Now, you get to install a default backup system that's internet protocol that will go right to your smartphone. For a lot of owners, it's cheap insurance. And while you're at it, you can sell him a cell phone and you can give him a warranty package. You get the activation fee and you can get a $5 insurance package and sell it with a $300 phone.
Jim Roddy, BSM: Everyone is concerned about channel sustainability. (Retail Solutions Providers Association CEO) Joe Finizio was talking about it this morning. You can wring your hands about it and fret, or you can do something about it. What actions would you say a reseller needs to take today to make sure that their business is relevant and thriving five years from now?
Steve Cuntz, BlueStar: Well, it's kind of like everything else in life. You can only count on change, and my attitude is embrace it. It's coming whether you want it or not. It doesn't really matter what you think. I love the IBM Selectric (typewriter). I think it was the greatest invention. As a young clerk, I did a lot of typing, and I spent most of my time using bottles of White Out. I would come home with white fingernails every night. And then, when we got our first Selectric, I thought, "My god!" That's the greatest thing on the face of the earth!"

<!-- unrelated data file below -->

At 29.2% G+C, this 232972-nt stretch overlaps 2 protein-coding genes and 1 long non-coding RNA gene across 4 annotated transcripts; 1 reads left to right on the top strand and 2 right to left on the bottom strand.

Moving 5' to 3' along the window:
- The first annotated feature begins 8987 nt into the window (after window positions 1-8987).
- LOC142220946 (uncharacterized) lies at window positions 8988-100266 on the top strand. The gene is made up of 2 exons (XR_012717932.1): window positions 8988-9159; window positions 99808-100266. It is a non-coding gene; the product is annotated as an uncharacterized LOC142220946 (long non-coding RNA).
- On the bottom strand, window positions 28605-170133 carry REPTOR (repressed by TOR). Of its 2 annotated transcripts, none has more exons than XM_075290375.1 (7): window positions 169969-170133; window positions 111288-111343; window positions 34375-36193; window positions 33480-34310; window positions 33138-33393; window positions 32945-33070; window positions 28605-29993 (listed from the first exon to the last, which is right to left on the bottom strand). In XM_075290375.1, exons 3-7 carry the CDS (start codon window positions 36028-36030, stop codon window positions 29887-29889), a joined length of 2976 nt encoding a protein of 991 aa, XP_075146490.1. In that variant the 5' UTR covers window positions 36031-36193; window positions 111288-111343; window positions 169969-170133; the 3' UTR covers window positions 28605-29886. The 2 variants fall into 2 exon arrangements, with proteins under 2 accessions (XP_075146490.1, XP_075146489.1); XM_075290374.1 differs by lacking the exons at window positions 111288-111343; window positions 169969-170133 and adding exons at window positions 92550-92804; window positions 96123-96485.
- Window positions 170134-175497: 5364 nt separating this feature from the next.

To answer the question directly, things are changing in the channel, but I've never seen a more committed group of manufacturing partners in my life than to this channel. I don't see anyone going out and attempting to promote a way to sell these products and these services around the dealer base and valuate it himself. I think they've embraced this channel. They depend everyone here, and I can guarantee you the manufacturing community is here to support you.
To read other panel member's thoughts, visit the pages below: